5 Answers 5


I think such answers should not be downvoted merely because they are beyond the presumed understanding of the OP. (There may of course be other reasons to downvote the answer.) In the first place, "answers are for everyone." I can't count the number of times that I've learned something here because someone else introduced a more powerful technique than I was aware of. (Well, obviously it's countable, but—oh, you know what I mean.) In the second place, who can say for sure what the OP knows, or can apprehend once shown?

As for frowning upon such answers—to be sure, no one can know if you frown upon something, but in my opinion, it's not productive to censure someone (not censor) for using a sledgehammer instead of a flyswatter. My countersuggestions:

  • Let the OP comment on the answer if they don't find it helpful; their feedback is more likely to elicit a positive response from the answerer than someone from the peanut gallery.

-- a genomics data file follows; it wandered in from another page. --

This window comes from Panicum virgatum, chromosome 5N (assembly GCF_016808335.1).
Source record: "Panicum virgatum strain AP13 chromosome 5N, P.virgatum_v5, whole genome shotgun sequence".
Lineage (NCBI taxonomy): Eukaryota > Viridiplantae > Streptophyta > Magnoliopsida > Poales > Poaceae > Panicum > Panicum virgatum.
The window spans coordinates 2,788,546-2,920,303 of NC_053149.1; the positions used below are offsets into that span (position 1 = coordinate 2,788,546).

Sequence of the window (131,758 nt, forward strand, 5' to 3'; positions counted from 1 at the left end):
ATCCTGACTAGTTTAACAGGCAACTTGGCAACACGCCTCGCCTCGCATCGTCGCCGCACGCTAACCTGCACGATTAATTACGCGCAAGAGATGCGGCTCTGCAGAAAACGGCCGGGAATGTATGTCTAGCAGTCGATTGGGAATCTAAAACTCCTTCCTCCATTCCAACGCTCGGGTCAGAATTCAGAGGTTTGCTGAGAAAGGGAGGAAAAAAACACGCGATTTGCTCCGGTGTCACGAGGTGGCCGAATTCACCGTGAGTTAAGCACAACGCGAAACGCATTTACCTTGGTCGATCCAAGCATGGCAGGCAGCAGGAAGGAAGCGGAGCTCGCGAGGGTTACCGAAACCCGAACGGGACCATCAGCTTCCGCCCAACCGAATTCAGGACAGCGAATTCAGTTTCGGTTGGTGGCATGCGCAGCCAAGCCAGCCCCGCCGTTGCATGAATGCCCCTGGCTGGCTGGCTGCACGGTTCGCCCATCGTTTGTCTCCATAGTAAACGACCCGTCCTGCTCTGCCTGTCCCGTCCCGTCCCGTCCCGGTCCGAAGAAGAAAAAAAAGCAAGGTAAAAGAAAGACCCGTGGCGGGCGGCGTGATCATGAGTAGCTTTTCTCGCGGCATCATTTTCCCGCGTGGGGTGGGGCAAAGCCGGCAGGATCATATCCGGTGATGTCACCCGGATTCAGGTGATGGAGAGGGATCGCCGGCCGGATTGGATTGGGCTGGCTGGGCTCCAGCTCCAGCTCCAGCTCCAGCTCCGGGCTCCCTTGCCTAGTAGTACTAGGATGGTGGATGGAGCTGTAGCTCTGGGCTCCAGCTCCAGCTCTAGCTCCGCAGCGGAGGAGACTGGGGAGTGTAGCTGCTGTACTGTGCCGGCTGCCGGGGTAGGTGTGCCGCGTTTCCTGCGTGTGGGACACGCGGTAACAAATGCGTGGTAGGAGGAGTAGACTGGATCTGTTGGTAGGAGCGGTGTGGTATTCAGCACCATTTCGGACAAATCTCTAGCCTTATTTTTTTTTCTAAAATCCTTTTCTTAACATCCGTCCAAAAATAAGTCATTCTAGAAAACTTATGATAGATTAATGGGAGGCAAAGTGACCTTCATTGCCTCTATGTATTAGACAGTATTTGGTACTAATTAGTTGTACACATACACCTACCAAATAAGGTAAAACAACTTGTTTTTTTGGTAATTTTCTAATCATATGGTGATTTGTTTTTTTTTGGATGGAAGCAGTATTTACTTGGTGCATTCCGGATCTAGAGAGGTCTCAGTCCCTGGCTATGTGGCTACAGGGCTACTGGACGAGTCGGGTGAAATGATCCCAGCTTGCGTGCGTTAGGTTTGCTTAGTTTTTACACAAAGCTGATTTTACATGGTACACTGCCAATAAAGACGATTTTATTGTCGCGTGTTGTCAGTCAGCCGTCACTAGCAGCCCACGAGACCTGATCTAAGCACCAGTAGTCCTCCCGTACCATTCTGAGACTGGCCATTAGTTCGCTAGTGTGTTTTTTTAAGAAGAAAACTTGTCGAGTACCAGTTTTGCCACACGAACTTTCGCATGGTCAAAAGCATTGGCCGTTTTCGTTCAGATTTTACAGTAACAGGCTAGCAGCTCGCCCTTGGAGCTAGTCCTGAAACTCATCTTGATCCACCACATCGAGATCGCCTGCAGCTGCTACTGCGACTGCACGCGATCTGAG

• Upvote the answers you do approve of, rather than downvote the one you don't.

  • If no one else has provided a more elementary solution, it may behoove you to add one.

  1. You have no way of knowing if the answer will truly be useless to the one asking the question.

  2. "killing an ant with a nuclear bomb" So what? Is it a bad thing?

  3. Answers are for everyone, not just the OP. Maybe these answers will be helpful to someone else. Considering that questions get closed for being duplicate of one another, if someone asks a question about some limit but displays high-school level knowledge, does it mean that everyone is forbidden from ever answering this limit using power series on this site?

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    $\begingroup$ 1) You can't know, but you can often make a reasonable guess. (2) It doesn't help people who want to kill ants but don't possess nuclear bombs. (3) Simpler accessible answers are more useful (for everyone), not just for the OP $\endgroup$
    – bubba
    Apr 2, 2016 at 5:42